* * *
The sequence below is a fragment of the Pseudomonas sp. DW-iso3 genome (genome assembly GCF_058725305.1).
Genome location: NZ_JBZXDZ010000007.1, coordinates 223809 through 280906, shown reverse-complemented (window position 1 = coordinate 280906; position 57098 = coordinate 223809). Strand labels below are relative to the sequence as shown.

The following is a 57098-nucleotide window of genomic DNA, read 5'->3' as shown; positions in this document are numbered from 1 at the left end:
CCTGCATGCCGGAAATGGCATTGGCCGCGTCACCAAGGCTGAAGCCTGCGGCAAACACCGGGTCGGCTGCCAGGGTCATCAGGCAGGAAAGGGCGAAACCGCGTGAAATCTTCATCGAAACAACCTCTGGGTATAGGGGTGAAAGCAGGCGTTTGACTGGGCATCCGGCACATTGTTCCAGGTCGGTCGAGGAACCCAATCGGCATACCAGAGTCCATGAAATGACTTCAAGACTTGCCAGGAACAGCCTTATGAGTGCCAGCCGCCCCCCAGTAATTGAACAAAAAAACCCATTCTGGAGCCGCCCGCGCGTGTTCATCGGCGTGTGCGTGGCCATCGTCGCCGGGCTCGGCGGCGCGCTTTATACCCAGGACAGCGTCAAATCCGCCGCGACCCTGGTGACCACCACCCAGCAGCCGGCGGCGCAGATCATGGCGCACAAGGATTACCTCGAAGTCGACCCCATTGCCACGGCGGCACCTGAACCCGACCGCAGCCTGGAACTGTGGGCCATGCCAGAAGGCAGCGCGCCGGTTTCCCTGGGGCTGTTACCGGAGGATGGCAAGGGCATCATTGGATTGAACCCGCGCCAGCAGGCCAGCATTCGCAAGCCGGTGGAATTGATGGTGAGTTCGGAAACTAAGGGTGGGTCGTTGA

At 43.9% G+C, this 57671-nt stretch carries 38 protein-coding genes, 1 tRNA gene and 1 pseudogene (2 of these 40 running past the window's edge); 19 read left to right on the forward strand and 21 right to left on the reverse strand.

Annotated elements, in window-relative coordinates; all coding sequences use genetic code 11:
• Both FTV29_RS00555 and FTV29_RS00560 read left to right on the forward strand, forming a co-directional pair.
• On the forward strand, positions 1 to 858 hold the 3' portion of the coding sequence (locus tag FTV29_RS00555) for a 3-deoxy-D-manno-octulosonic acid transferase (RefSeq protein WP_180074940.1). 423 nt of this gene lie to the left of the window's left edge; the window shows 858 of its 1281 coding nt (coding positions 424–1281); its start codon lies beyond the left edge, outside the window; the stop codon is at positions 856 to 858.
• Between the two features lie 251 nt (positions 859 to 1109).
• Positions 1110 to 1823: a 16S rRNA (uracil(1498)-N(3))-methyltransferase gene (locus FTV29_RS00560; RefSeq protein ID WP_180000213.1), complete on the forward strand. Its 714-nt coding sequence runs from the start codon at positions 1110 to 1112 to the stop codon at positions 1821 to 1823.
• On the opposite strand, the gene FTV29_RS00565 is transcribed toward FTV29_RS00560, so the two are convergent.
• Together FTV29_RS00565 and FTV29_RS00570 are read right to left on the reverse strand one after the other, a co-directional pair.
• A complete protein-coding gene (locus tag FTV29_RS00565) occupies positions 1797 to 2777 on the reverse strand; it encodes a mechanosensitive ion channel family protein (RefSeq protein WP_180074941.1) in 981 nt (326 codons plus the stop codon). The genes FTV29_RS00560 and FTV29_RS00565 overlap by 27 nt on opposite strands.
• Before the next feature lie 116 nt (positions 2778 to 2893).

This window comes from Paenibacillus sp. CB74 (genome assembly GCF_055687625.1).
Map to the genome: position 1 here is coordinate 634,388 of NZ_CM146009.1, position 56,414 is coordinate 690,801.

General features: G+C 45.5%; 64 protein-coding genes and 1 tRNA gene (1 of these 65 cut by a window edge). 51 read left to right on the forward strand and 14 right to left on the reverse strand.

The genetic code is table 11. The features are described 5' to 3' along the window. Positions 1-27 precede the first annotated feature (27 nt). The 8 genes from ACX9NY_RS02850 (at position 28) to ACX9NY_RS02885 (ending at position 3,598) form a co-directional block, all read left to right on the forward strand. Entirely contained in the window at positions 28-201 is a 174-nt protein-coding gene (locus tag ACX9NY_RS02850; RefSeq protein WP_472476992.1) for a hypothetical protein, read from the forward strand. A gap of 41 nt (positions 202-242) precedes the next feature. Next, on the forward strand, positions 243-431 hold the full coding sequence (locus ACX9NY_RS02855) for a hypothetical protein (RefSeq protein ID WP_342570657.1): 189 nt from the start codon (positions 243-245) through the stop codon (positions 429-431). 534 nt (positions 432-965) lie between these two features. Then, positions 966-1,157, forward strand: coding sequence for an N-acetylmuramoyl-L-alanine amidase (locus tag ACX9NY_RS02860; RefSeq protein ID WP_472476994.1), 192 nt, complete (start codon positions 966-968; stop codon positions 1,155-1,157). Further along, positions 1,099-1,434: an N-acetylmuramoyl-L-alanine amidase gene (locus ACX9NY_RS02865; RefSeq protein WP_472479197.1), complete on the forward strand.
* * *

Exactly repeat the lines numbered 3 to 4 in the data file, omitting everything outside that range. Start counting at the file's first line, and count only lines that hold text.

The following is a 57098-nucleotide window of genomic DNA, read 5'->3' as shown; positions in this document are numbered from 1 at the left end:
CCTGCATGCCGGAAATGGCATTGGCCGCGTCACCAAGGCTGAAGCCTGCGGCAAACACCGGGTCGGCTGCCAGGGTCATCAGGCAGGAAAGGGCGAAACCGCGTGAAATCTTCATCGAAACAACCTCTGGGTATAGGGGTGAAAGCAGGCGTTTGACTGGGCATCCGGCACATTGTTCCAGGTCGGTCGAGGAACCCAATCGGCATACCAGAGTCCATGAAATGACTTCAAGACTTGCCAGGAACAGCCTTATGAGTGCCAGCCGCCCCCCAGTAATTGAACAAAAAAACCCATTCTGGAGCCGCCCGCGCGTGTTCATCGGCGTGTGCGTGGCCATCGTCGCCGGGCTCGGCGGCGCGCTTTATACCCAGGACAGCGTCAAATCCGCCGCGACCCTGGTGACCACCACCCAGCAGCCGGCGGCGCAGATCATGGCGCACAAGGATTACCTCGAAGTCGACCCCATTGCCACGGCGGCACCTGAACCCGACCGCAGCCTGGAACTGTGGGCCATGCCAGAAGGCAGCGCGCCGGTTTCCCTGGGGCTGTTACCGGAGGATGGCAAGGGCATCATTGGATTGAACCCGCGCCAGCAGGCCAGCATTCGCAAGCCGGTGGAATTGATGGTGAGTTCGGAAACTAAGGGTGGGTCGTTGA